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Walter Gretzky tells the story of when his 7 year old son, Wayne, used to sit in front of the TV and watch hockey with a pen and paper, mapping the trajectory of the puck, trying to find the points at which the puck ended up the most. This is just one of many stories that Walter Gretzky and sports journalists have used to embolden the mythology of “the great one”; a story of magical ability, something beyond teachable skill, something more in the range of an innate, god given gift. Joe O’Connor, the journalist whose recent writings recapped the above story from Walter Gretzky, did so in an article about ‘physical literacy’. Read More
This is the first part of a series I will be posting on changing habits, motivation, goal setting and the idea of self-actualization through movement.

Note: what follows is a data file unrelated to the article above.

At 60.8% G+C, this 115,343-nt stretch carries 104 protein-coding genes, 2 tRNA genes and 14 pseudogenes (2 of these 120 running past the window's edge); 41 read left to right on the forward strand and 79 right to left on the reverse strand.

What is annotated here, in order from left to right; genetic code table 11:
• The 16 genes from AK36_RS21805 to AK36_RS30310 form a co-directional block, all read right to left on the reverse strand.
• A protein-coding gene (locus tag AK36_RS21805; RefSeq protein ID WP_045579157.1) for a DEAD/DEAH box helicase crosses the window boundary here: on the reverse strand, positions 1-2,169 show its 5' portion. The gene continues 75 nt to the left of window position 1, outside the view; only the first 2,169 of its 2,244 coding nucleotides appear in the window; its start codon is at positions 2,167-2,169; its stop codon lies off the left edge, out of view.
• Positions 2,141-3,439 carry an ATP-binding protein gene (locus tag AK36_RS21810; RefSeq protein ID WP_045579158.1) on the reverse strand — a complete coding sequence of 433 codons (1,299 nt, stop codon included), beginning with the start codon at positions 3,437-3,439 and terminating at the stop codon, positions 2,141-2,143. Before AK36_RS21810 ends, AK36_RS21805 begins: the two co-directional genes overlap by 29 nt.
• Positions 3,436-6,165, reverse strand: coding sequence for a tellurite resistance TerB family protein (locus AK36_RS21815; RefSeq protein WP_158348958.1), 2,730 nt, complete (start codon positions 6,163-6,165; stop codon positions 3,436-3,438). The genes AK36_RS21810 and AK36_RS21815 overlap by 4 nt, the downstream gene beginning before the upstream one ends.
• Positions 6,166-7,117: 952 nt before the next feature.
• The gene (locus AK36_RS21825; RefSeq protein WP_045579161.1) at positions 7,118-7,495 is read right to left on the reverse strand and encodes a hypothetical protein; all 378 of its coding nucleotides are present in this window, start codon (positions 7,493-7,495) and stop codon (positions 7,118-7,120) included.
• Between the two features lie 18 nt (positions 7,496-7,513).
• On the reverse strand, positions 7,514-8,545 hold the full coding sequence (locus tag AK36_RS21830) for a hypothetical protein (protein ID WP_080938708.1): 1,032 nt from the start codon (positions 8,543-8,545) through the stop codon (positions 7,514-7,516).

In this digital age it is easier to become a passive observer of life; we live vicariously through the actions of few. Our participation in sport is through a screen, our support of friends and family through “likes” and “tweets”, our fight and revolt through digital signatures of petitions. Obviously not all of us can be athletes, scholars, or activists and while some see technology as shackles there are strong arguments for otherwise. I’m not suggesting that we have become complacent in intent; I am proposing that the kinds of action we take are getting easier and do nothing to support our own development. Our ability and addiction for constant communication does not necessarily cater to building dynamic, fruitful knowledgeable selves. But it is a great distractor. We are comfortably entertained and thoroughly involved, but less and less in concrete, self-actualizing behavior. The more you talk the less you are listening, and you will learn very little hearing only the words from your own mouth. Read More